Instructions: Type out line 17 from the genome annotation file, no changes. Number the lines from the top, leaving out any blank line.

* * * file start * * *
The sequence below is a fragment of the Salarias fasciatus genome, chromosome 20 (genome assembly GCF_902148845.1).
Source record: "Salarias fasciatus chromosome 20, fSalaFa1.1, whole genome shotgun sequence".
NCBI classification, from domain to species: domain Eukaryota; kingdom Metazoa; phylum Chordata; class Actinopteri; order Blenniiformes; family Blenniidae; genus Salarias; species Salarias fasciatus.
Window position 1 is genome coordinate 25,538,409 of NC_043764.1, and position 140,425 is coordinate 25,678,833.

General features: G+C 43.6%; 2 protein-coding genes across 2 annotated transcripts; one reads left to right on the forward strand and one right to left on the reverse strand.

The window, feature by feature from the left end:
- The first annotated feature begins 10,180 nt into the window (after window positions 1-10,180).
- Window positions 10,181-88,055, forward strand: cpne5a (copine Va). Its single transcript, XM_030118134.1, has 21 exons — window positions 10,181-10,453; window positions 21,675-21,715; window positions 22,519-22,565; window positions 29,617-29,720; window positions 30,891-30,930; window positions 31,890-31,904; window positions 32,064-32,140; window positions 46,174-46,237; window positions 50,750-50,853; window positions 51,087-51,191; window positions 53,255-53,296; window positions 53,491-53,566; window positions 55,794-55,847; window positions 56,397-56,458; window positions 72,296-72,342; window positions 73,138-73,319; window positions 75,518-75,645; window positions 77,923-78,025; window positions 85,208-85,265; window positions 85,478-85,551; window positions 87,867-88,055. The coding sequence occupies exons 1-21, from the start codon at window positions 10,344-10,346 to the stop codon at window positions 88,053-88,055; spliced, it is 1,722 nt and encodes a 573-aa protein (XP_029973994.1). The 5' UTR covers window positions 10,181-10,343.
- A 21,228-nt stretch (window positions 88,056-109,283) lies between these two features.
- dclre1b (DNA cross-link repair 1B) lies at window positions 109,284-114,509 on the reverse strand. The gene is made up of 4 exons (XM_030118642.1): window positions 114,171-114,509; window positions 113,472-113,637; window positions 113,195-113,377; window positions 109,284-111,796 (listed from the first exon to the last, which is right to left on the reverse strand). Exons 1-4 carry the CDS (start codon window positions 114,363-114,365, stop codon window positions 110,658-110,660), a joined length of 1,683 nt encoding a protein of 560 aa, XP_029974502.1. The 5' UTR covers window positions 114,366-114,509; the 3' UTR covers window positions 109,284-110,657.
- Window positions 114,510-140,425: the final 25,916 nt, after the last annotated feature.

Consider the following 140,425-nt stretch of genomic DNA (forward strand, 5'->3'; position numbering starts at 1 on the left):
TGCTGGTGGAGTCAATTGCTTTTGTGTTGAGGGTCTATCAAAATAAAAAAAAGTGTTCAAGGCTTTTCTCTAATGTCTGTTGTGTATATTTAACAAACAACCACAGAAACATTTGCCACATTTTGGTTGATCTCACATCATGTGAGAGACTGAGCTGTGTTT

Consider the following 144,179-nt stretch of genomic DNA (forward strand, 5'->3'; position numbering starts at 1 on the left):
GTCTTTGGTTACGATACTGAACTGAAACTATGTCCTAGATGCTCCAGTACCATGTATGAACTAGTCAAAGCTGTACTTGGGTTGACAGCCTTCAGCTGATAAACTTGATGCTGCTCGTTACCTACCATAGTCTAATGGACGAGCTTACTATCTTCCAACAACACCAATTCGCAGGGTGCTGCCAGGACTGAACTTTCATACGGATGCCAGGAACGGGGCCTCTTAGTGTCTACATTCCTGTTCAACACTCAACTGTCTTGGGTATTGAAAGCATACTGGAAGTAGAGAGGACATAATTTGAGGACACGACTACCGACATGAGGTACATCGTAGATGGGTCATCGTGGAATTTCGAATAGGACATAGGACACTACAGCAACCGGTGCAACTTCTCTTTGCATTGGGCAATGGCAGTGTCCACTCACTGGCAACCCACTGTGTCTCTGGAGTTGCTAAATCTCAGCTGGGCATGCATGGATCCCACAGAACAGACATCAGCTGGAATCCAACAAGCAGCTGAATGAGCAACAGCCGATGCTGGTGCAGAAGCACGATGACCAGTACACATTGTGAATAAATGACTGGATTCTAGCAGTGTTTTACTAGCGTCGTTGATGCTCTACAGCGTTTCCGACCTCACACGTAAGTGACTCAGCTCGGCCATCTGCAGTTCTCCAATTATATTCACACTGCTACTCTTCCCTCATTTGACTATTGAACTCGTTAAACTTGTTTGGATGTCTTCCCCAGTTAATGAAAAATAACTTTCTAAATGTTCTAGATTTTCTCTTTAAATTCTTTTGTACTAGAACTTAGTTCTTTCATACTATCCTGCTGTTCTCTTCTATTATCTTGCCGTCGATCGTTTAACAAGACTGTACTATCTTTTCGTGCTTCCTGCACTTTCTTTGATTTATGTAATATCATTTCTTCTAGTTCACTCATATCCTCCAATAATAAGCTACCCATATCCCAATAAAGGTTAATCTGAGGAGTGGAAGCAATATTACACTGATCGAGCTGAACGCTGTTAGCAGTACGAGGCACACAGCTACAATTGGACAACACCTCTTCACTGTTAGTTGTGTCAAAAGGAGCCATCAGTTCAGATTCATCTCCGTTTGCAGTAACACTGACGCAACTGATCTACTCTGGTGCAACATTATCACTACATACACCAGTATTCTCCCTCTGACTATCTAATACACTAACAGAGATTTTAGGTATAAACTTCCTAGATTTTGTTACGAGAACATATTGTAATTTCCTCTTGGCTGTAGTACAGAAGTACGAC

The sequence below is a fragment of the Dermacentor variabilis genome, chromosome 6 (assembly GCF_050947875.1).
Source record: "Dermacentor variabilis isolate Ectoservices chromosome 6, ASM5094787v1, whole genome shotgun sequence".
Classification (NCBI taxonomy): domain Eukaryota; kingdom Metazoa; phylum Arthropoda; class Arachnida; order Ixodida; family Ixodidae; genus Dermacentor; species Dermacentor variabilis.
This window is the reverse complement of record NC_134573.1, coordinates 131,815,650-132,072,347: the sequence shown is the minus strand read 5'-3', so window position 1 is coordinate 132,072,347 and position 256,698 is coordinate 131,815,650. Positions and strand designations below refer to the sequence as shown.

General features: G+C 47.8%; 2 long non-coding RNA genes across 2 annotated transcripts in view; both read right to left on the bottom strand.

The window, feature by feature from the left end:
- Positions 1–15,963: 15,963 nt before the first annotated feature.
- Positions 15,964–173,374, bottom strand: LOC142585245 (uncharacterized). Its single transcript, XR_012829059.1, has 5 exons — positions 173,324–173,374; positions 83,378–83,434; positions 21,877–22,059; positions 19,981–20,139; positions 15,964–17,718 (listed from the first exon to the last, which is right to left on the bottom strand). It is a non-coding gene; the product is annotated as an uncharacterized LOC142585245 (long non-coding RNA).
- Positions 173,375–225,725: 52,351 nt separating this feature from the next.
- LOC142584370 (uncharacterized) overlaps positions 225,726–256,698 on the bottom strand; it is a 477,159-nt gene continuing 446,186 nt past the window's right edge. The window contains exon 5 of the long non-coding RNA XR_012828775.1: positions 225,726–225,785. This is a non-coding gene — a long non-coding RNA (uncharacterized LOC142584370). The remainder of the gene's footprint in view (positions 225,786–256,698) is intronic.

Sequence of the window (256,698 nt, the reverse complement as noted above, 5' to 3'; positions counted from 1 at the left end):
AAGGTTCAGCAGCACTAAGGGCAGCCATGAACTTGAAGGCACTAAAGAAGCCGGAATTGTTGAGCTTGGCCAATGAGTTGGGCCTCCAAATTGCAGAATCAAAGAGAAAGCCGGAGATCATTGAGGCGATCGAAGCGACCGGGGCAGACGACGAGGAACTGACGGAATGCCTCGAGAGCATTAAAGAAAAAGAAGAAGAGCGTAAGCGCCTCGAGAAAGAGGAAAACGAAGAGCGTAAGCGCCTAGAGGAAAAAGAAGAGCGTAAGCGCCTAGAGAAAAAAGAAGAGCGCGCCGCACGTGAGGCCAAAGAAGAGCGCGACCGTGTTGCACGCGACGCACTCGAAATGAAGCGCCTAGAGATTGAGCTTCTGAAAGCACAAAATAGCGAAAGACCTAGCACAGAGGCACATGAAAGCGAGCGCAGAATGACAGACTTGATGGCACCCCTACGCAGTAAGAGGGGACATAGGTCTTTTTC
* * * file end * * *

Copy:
Source record: "Dermacentor variabilis isolate Ectoservices chromosome 6, ASM5094787v1, whole genome shotgun sequence".